Consumption of fried meat, particularly red meat, has consistently been associated with colorectal cancer and adenoma in past studies and is common in Hawaiian Japanese. It has recently been proposed that genetic susceptibilities to the heterocyclic aromatic amines (HAAs) and polycyclic aromatic hydrocarbons (PAHs), present in these foods, is determined by several polymorphic genes; thus, these genes may increase the risk of colorectal neoplasms. The susceptible phenotypes for most of these genes are several times more common in Japanese than Caucasians, an observation which could explain the extraordinarily high risk of the Japanese for these tumors. It has also been suggested that heterocyclic amines may activate K-ras, an oncogene that is often found mutated in colorectal neoplasms. The proposed plan is to test these hypotheses in a community-based case-control study of precursor lesions (colorectal adenomata), among largely unselected groups of Japanese and Caucasians, screened by flexible sigmoidoscopy in Hawaii for either the PLCO trial or the Kaiser Permanente HMO. Other hypotheses to be tested include the role of folic acid, methionine, lipids, alpha-tocopherol and other dietary factors in the aetiology of colorectal adenomata. A diet history questionnaire will be administered in person to about 440 almost exclusively incident cases (220 Japanese and 220 Caucasians) with colorectal adenoma and 880 Japanese and Caucasian screened-negative controls, frequency-matched on sex, ethnicity, age, and screening site and date to assess the usual consumption of meat and fish items prepared by high-temperature methods and doneness of meats, in addition to estimating the total intake of energy, nutrients, and other dietary components. Phenotyping of the subjects will involve the consumption of two cups of coffee and collection of a single urine sample five hours later. These samples will be assayed by HPLC to determine the N-oxidation (indicative of CYP1A2) and N-acetylation phenotypes. A blood sample will also be collected during the same home visit for genetic analyses. Genotyping for polymorphisms in NAT1, NAT2, CYP1A1, CYP2E1 and GSTM1 will be performed by PCR-based analyses of leukocyte DNA. The genotyping of NAT2 will allow for the characterization of an intermediate risk group, whereas the phenotyping of NAT2 may lead to the identification of a group at particularly high risk. Allele-specific PCR amplification will also be used to identify mutations at codons 12 and 13 of the K-ras gene in tumor tissue from the cases. DNA will also be stored for future examination of other germline and somatic mutations.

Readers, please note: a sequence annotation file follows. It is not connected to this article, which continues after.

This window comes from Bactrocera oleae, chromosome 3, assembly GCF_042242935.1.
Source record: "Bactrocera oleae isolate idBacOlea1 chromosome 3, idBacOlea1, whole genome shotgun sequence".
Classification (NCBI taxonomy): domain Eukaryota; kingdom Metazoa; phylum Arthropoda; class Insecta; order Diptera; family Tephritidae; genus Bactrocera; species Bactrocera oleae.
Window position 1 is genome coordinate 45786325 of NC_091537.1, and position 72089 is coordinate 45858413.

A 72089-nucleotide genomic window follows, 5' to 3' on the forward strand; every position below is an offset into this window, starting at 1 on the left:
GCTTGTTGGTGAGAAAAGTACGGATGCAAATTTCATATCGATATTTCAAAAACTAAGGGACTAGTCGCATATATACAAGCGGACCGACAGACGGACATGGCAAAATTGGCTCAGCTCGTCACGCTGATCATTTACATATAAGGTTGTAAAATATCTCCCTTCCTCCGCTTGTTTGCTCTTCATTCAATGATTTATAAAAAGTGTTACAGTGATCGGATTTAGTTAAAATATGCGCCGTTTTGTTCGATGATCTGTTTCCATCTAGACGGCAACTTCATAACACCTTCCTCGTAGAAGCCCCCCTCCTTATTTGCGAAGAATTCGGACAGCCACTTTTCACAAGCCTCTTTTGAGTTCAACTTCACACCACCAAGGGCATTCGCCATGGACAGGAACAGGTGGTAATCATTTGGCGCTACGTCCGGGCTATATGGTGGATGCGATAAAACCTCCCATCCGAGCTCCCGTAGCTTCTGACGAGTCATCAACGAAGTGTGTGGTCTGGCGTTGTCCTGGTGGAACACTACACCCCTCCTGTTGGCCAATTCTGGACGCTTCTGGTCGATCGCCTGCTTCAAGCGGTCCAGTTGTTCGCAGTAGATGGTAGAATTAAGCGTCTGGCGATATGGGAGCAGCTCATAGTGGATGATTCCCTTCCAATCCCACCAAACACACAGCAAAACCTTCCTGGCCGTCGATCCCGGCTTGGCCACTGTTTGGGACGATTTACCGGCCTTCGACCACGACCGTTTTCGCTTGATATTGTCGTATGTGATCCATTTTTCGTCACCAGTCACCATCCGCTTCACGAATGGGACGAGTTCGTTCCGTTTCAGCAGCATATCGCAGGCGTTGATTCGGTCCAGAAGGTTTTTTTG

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National Cancer Institute (NCI)
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Epidemiology and Disease Control Subcommittee 2 (EDC)
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Patel, Appasaheb1 R
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University of Hawaii
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